Table of Contents Author Guidelines Submit a Manuscript
Journal of Healthcare Engineering
Volume 2017, Article ID 3090343, 31 pages
https://doi.org/10.1155/2017/3090343
Review Article

A Review on Human Activity Recognition Using Vision-Based Method

1College of Information Science and Engineering, Ocean University of China, Qingdao, China
2Department of Computer Science and Technology, Tsinghua University, Beijing, China

Correspondence should be addressed to Zhen Li; moc.liamg@0310nehzil

Received 22 February 2017; Accepted 11 June 2017; Published 20 July 2017

Academic Editor: Dong S. Park

Copyright © 2017 Shugang Zhang et al. This is an open access article distributed under the Creative Commons Attribution License, which permits unrestricted use, distribution, and reproduction in any medium, provided the original work is properly cited.

Linked References

  1. R. Poppe, “A survey on vision-based human action recognition,” Image and Vision Computing, vol. 28, pp. 976–990, 2010. View at Google Scholar
  2. J. K. Aggarwal and M. S. Ryoo, “Human activity analysis: a review,” ACM Computing Surveys, vol. 43, p. 16, 2011. View at Google Scholar
  3. T. B. Moeslund, A. Hilton, and V. Krüger, “A survey of advances in vision-based human motion capture and analysis,” Computer Vision and Image Understanding, vol. 104, pp. 90–126, 2006. View at Google Scholar
  4. J. M. Chaquet, E. J. Carmona, and A. Fernández-Caballero, “A survey of video datasets for human action and activity recognition,” Computer Vision and Image Understanding, vol. 117, pp. 633–659, 2013. View at Google Scholar
  5. M. Blank, L. Gorelick, E. Shechtman, M. Irani, and R. Basri, “Actions as space-time shapes,” in Tenth IEEE International Conference on Computer Vision (ICCV'05) Volume 1, pp. 1395–1402, Beijing, China, 2005.
  6. I. Laptev and T. Lindeberg, “Space-time interest points,” in Proceedings Ninth IEEE International Conference on Computer Vision, vol. 1, pp. 432–439, Nice, France, 2003. View at Publisher · View at Google Scholar
  7. L. Rabiner and B. H. Juang, Fundamentals of Speech Recognition, 1993.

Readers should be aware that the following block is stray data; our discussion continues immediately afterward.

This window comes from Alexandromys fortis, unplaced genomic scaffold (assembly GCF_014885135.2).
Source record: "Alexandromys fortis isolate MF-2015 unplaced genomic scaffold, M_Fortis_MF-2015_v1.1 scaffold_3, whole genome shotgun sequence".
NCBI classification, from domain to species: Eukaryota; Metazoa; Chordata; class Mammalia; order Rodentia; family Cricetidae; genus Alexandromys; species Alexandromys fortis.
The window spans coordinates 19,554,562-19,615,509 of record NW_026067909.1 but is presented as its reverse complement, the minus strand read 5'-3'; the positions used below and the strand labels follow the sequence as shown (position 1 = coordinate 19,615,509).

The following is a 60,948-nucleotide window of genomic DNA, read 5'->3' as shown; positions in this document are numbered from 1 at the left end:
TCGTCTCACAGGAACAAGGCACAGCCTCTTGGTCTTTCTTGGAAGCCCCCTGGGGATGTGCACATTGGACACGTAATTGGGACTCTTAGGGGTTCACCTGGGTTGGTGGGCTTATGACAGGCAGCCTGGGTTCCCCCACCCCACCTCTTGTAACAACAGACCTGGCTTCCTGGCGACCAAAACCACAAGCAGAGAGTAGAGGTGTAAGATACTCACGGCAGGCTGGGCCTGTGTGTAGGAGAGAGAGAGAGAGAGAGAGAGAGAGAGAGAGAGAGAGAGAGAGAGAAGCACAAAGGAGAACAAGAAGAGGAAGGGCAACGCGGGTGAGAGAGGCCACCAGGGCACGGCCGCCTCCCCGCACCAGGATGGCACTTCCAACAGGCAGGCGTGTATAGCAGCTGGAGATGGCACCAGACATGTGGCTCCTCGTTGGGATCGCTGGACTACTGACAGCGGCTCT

8. L. R. Rabiner and B. H. Juang, “An introduction to hidden Markov models,” IEEE ASSP Magazine, Prentice Hall, Upper Saddle River, New Jersey, vol. 3, pp. 4–16, 1986. View at Google Scholar
  9. A. Krizhevsky, I. Sutskever, and G. E. Hinton, “Imagenet classification with deep convolutional neural networks,” in Advances in Neural Information Processing Systems, pp. 1097–1105, Lake Tahoe, Nevada, 2012.
  10. A. Efros, A. C. Berg, G. Mori, and J. Malik, “Recognizing action at a distance,” in Proceedings Ninth IEEE International Conference on Computer Vision, pp. 726–733, Nice, France, 2003.
  11. C. R. Wren, A. Azarbayejani, T. Darrell, and A. P. Pentland, “Pfinder: real-time tracking of the human body,” IEEE Transactions on Pattern Analysis and Machine Intelligence, vol. 19, pp. 780–785, 1997. View at Google Scholar
  12. D. Koller, J. Weber, T. Huang et al., “Towards robust automatic traffic scene analysis in real-time, in: pattern recognition,” in Proceedings of 12th International Conference on Pattern Recognition, vol. 1, pp. 126–131, Jerusalem, Israel, 1994.
  13. C. Stauffer and W. E. L. Grimson, “Adaptive background mixture models for real-time tracking,” in Proceedings. 1999 IEEE Computer Society Conference on Computer Vision and Pattern Recognition (Cat. No PR00149), pp. 246–252, Fort Collins, CO, USA, 1999.
  14. A. Veeraraghavan, A. R. Chowdhury, and R. Chellappa, “Role of shape and kinematics in human movement analysis,” in Proceedings of the 2004 IEEE Computer Society Conference on Computer Vision and Pattern Recognition, 2004. CVPR 2004, pp. I–730, Washington, DC, USA, 2004.
  15. A. Veeraraghavan, R. Chellappa, and A. K. Roy-Chowdhury, “The function space of an activity,” in 2006 IEEE Computer Society Conference on Computer Vision and Pattern Recognition (CVPR'06), pp. 959–968, New York, NY, USA, 2006.
  16. A. Bobick and J. Davis, “An appearance-based representation of action,” in Proceedings of 13th International Conference on Pattern Recognition, pp. 307–312, Vienna, Austria, 1996.
  17. A. F. Bobick and J. W. Davis, “The recognition of human movement using temporal templates,” IEEE Transactions on Pattern Analysis and Machine Intelligence, vol. 23, pp. 257–267, 2001. View at Google Scholar
  18. N. Ikizler and P. Duygulu, “Human action recognition using distribution of oriented rectangular patches,” in Human Motion--Understanding Modelling Capture and Animation, pp. 271–284, Springer, Rio de Janeiro, Brazil, 2007.
  19. G. Xu and F. Huang, “Viewpoint insensitive action recognition using envelop shape,” in Computer Vision--Asian Conference on Computer Vision 2007, pp. 477–486, Springer, Tokyo, Japan, 2007.
  20. D. Weinland, R. Ronfard, and E. Boyer, “Free viewpoint action recognition using motion history volumes,” Computer Vision and Image Understanding, vol. 104, pp. 249–257, 2006. View at Google Scholar